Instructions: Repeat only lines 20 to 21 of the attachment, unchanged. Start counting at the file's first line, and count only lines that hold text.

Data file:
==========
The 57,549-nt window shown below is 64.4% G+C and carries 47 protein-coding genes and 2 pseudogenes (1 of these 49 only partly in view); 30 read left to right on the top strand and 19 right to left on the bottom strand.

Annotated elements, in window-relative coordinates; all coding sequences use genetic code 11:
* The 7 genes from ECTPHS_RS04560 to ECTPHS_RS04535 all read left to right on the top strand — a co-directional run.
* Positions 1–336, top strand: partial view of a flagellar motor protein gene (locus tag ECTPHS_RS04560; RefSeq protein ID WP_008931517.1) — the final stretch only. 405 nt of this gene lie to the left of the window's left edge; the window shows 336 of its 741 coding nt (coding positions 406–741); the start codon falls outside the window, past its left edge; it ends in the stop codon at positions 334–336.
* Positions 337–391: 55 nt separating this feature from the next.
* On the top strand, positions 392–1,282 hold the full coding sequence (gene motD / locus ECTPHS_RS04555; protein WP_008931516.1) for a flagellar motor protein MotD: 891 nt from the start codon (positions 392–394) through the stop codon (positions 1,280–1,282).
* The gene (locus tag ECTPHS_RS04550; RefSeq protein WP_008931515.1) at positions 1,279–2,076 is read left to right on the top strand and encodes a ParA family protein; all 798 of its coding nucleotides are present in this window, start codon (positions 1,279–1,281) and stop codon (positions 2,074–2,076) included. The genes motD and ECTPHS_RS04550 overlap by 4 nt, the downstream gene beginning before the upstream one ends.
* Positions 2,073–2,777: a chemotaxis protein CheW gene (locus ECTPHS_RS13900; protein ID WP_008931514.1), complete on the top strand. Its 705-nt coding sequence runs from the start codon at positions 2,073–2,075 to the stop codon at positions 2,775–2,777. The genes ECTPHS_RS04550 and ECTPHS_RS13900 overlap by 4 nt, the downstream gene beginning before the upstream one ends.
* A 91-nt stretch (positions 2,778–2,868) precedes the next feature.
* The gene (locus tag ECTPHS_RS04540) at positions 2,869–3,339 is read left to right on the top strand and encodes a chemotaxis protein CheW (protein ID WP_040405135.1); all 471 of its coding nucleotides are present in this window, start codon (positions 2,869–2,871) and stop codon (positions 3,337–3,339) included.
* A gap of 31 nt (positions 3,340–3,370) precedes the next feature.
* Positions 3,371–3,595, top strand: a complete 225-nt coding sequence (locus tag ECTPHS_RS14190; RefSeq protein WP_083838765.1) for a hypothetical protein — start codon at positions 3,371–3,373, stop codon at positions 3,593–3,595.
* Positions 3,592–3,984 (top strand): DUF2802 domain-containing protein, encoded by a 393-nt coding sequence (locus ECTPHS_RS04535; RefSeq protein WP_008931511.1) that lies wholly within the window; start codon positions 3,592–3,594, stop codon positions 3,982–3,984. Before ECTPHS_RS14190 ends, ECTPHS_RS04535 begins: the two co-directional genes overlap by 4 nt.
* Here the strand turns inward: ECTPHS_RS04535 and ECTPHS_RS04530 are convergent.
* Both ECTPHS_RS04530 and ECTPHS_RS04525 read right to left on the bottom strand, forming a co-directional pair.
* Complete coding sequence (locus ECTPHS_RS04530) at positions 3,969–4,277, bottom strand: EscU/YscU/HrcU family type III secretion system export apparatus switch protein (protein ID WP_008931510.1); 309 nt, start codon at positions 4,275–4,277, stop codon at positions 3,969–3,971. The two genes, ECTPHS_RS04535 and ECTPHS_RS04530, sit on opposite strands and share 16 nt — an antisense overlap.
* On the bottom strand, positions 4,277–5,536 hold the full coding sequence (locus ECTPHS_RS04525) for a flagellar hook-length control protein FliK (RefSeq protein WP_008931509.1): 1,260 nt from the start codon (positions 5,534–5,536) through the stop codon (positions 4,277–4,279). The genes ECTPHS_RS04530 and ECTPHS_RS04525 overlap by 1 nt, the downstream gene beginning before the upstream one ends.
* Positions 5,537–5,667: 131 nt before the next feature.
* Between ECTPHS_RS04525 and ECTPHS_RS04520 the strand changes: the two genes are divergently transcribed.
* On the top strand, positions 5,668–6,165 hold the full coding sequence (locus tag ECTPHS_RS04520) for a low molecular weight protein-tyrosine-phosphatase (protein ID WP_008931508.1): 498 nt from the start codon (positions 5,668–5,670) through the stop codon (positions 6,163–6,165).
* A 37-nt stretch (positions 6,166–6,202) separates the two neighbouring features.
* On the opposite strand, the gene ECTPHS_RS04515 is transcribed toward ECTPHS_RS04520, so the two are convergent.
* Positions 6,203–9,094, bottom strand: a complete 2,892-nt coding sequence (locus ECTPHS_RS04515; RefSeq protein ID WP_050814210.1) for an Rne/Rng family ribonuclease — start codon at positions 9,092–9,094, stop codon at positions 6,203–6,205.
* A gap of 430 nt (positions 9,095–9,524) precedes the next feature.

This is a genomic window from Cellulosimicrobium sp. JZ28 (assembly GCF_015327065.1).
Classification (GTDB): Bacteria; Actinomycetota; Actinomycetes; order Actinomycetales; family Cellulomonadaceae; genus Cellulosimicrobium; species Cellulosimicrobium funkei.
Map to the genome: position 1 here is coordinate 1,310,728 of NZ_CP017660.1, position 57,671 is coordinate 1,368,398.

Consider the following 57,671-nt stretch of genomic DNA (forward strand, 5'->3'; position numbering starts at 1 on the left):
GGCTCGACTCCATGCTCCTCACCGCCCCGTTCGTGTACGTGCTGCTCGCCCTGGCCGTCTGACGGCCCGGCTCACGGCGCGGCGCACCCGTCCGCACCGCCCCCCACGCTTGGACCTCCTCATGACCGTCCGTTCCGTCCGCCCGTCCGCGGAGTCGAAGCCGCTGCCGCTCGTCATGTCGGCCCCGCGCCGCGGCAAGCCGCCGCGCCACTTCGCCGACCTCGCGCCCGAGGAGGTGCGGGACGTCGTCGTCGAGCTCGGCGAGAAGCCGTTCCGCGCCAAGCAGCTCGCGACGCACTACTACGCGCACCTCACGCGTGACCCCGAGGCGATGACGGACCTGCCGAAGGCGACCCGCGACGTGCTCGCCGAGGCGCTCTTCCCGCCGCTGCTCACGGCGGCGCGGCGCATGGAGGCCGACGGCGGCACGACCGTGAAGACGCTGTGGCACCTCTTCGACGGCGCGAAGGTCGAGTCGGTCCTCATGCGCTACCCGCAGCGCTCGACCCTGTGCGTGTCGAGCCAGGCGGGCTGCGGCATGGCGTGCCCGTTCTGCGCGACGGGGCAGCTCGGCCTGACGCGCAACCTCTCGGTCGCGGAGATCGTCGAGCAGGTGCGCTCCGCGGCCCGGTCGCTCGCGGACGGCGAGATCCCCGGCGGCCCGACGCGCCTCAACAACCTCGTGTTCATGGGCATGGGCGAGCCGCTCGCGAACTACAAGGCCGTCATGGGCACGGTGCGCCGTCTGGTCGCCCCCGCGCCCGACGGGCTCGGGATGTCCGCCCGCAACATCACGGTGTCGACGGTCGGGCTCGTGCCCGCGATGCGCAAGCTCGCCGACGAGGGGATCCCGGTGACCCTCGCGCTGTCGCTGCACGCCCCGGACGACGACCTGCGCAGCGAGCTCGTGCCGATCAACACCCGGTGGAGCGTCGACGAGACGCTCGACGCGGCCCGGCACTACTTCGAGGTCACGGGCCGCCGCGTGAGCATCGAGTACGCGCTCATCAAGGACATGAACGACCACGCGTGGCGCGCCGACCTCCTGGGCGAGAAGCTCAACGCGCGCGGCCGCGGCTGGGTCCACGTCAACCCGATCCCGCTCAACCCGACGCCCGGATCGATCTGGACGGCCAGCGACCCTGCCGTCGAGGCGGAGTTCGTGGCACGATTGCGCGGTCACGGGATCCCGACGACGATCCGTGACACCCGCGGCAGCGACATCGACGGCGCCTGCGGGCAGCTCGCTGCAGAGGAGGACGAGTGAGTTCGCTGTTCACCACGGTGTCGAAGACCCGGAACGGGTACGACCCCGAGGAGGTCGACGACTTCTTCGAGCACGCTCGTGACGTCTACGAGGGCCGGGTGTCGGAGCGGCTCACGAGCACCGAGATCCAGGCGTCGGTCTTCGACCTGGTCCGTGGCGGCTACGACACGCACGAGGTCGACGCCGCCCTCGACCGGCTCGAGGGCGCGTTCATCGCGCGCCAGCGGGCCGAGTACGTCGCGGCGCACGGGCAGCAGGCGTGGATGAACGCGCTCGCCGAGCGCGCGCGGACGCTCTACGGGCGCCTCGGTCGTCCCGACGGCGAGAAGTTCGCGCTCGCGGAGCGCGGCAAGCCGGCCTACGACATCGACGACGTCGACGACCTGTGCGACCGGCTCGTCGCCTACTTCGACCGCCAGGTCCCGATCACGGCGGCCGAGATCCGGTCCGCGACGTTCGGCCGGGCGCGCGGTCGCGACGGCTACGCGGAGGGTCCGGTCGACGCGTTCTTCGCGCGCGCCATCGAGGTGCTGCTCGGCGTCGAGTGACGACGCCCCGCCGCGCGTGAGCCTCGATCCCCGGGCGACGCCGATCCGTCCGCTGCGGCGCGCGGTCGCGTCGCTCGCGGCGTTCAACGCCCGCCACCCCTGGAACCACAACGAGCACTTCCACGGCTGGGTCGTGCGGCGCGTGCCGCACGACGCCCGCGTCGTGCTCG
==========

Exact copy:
* On the top strand, positions 5,668–6,165 hold the full coding sequence (locus tag ECTPHS_RS04520) for a low molecular weight protein-tyrosine-phosphatase (protein ID WP_008931508.1): 498 nt from the start codon (positions 5,668–5,670) through the stop codon (positions 6,163–6,165).
* A 37-nt stretch (positions 6,166–6,202) separates the two neighbouring features.